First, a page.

Before we look at the distinctions between the different types of special needs trusts, we should explain the value of these legal devices.
People who are disabled are clearly going to need health insurance. Care and treatment can cost millions of dollars over the course of a lifetime under some circumstances, so coverage is absolutely essential.
Most people get health insurance through their jobs, and many people who are disabled cannot work and earn income. They don’t have health insurance through employers, and they have limited financial resources, so they can qualify for Medicaid.
You are probably aware of the fact that Medicaid is a government run health insurance program that exists to provide a safety net for people with virtually no financial resources.
If you qualify for Medicaid on a given day, your financial circumstances on that day are going to be utilized to determine your eligibility status. A windfall of money could change everything. The improvement in financial status could result in a loss of Medicaid eligibility.
The same situation applies to Supplemental Security Income. This is another need-based government program. Benefit eligibility could be lost if the recipient was to come into some money.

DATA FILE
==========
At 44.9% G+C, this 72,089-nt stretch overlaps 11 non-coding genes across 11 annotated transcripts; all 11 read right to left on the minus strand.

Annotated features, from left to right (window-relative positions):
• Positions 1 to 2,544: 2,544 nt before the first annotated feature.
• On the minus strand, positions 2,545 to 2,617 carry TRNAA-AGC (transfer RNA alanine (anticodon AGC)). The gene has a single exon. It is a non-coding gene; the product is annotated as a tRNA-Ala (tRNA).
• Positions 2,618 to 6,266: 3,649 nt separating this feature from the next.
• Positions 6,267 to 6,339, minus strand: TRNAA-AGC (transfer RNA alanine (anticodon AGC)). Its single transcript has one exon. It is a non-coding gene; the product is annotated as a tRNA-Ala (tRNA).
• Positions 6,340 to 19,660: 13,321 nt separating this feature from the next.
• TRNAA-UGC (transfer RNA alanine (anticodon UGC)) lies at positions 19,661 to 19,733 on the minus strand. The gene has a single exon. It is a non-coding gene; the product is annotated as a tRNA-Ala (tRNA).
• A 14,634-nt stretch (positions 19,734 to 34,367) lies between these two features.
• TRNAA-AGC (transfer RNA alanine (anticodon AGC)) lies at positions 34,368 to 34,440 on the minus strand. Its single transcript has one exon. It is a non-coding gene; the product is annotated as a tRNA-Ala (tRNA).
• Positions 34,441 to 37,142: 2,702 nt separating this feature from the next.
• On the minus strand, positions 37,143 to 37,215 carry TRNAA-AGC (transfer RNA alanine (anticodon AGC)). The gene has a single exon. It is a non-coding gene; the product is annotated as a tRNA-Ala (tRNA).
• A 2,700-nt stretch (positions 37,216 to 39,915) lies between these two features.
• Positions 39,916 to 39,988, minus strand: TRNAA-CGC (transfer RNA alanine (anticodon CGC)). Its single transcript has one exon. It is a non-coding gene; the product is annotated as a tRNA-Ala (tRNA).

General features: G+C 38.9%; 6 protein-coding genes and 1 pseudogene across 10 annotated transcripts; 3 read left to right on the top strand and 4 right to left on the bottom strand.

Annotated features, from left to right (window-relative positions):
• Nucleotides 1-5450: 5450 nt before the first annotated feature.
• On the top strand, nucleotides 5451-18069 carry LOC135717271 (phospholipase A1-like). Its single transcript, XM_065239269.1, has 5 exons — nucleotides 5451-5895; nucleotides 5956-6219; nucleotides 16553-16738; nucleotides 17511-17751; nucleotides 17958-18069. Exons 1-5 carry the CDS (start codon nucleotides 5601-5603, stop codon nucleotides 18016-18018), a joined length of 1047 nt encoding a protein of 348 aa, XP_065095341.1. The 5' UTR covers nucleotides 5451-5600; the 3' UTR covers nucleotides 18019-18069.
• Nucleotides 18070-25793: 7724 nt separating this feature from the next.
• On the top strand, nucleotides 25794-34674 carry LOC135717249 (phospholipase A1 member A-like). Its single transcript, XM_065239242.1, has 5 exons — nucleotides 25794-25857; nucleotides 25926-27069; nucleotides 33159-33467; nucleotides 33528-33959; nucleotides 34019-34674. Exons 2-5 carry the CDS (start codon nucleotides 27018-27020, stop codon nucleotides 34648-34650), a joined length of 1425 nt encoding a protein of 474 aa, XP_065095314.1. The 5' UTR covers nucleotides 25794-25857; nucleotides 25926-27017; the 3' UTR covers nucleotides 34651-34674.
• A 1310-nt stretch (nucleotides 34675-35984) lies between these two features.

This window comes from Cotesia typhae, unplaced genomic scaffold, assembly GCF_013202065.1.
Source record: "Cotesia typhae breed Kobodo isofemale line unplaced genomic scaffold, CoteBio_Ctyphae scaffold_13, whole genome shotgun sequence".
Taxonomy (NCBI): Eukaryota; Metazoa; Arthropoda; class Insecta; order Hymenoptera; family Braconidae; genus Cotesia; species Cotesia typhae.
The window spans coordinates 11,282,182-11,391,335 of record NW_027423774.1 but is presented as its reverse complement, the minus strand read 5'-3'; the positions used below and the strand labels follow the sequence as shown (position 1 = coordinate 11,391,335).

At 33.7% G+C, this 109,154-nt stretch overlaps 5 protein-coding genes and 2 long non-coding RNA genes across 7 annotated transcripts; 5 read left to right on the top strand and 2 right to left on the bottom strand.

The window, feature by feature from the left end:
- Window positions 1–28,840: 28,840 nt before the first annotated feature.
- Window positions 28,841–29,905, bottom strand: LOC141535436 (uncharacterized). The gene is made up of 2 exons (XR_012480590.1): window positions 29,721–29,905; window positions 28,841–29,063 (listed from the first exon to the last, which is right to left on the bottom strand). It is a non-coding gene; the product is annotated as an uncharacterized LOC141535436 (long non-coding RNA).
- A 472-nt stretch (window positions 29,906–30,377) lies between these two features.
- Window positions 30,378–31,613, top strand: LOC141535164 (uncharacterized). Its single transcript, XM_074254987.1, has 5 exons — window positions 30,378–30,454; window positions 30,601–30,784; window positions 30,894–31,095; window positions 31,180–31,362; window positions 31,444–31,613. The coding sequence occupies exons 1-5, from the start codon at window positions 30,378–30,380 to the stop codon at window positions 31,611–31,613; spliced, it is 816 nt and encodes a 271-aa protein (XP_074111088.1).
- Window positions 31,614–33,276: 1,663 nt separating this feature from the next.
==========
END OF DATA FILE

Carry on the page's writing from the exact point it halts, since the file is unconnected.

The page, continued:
Third Party Special Needs Trusts
Now that we have set the stage, we can look at two different types of special needs trusts that are frequently utilized. One of them is the third party special needs trust.
If you want to provide resources for a loved one with a disability who is enrolled in government benefit programs, you could make this person the beneficiary of a third party special needs trust. It is a third party trust because the funding would be coming from someone other than the beneficiary.
The trustee could use assets that have been conveyed into the trust to purchase goods and services that benefit the loved one with special needs. As long as the expenditures did not violate the program parameters, eligibility for benefits would not be jeopardized.
When this type of trust has been established, the Medicaid program would not seek reimbursement from the estate of the beneficiary after the beneficiary passes away.
First Party Special Needs Trusts
A first party special needs trust is created with assets that are the property of the beneficiary. Things work in the same manner when it comes to the trustee’s ability to use assets in the trust to improve the beneficiary’s quality of life.
However, Medicaid would seek reimbursement from the estate of the beneficiary after his or her death.
Free Special Needs Planning Consultation
We can help if you would like to discuss special needs trusts with a licensed professional. Our firm offers free consultations, and you can send us a message through our contact page to set up an appointment: Smithtown NY Special Needs Planning.
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